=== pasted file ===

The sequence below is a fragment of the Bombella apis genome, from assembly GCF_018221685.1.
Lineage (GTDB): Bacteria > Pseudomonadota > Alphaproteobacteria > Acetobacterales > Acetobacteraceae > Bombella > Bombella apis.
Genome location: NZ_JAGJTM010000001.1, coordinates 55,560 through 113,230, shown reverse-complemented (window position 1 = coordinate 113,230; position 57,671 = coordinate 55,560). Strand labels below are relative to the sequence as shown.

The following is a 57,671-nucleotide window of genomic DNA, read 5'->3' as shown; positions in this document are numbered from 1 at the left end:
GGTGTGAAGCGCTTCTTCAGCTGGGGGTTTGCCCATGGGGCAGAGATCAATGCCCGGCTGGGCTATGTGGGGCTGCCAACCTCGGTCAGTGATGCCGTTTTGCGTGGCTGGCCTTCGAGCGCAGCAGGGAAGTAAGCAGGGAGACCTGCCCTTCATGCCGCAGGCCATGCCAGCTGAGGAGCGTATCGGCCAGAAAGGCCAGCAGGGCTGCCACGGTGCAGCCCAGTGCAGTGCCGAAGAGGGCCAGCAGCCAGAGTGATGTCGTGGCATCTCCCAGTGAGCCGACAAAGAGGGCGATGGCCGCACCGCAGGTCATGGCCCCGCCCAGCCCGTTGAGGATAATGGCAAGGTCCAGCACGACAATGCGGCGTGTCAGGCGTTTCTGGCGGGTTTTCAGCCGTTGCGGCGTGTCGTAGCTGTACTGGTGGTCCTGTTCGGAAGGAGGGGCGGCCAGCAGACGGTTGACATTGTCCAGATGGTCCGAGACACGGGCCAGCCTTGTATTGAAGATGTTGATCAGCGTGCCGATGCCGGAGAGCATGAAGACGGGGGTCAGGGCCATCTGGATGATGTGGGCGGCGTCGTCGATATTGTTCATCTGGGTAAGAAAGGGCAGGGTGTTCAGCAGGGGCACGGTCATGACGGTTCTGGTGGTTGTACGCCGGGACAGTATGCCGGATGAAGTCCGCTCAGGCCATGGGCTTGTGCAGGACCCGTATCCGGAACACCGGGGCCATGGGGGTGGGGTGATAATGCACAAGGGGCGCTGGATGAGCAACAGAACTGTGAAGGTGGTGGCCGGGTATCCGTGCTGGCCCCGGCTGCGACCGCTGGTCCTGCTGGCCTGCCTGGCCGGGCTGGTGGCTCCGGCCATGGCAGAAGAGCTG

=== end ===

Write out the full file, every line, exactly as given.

The sequence below is a fragment of the Bombella apis genome, from assembly GCF_018221685.1.
Lineage (GTDB): Bacteria > Pseudomonadota > Alphaproteobacteria > Acetobacterales > Acetobacteraceae > Bombella > Bombella apis.
Genome location: NZ_JAGJTM010000001.1, coordinates 55,560 through 113,230, shown reverse-complemented (window position 1 = coordinate 113,230; position 57,671 = coordinate 55,560). Strand labels below are relative to the sequence as shown.

The following is a 57,671-nucleotide window of genomic DNA, read 5'->3' as shown; positions in this document are numbered from 1 at the left end:
GGTGTGAAGCGCTTCTTCAGCTGGGGGTTTGCCCATGGGGCAGAGATCAATGCCCGGCTGGGCTATGTGGGGCTGCCAACCTCGGTCAGTGATGCCGTTTTGCGTGGCTGGCCTTCGAGCGCAGCAGGGAAGTAAGCAGGGAGACCTGCCCTTCATGCCGCAGGCCATGCCAGCTGAGGAGCGTATCGGCCAGAAAGGCCAGCAGGGCTGCCACGGTGCAGCCCAGTGCAGTGCCGAAGAGGGCCAGCAGCCAGAGTGATGTCGTGGCATCTCCCAGTGAGCCGACAAAGAGGGCGATGGCCGCACCGCAGGTCATGGCCCCGCCCAGCCCGTTGAGGATAATGGCAAGGTCCAGCACGACAATGCGGCGTGTCAGGCGTTTCTGGCGGGTTTTCAGCCGTTGCGGCGTGTCGTAGCTGTACTGGTGGTCCTGTTCGGAAGGAGGGGCGGCCAGCAGACGGTTGACATTGTCCAGATGGTCCGAGACACGGGCCAGCCTTGTATTGAAGATGTTGATCAGCGTGCCGATGCCGGAGAGCATGAAGACGGGGGTCAGGGCCATCTGGATGATGTGGGCGGCGTCGTCGATATTGTTCATCTGGGTAAGAAAGGGCAGGGTGTTCAGCAGGGGCACGGTCATGACGGTTCTGGTGGTTGTACGCCGGGACAGTATGCCGGATGAAGTCCGCTCAGGCCATGGGCTTGTGCAGGACCCGTATCCGGAACACCGGGGCCATGGGGGTGGGGTGATAATGCACAAGGGGCGCTGGATGAGCAACAGAACTGTGAAGGTGGTGGCCGGGTATCCGTGCTGGCCCCGGCTGCGACCGCTGGTCCTGCTGGCCTGCCTGGCCGGGCTGGTGGCTCCGGCCATGGCAGAAGAGCTG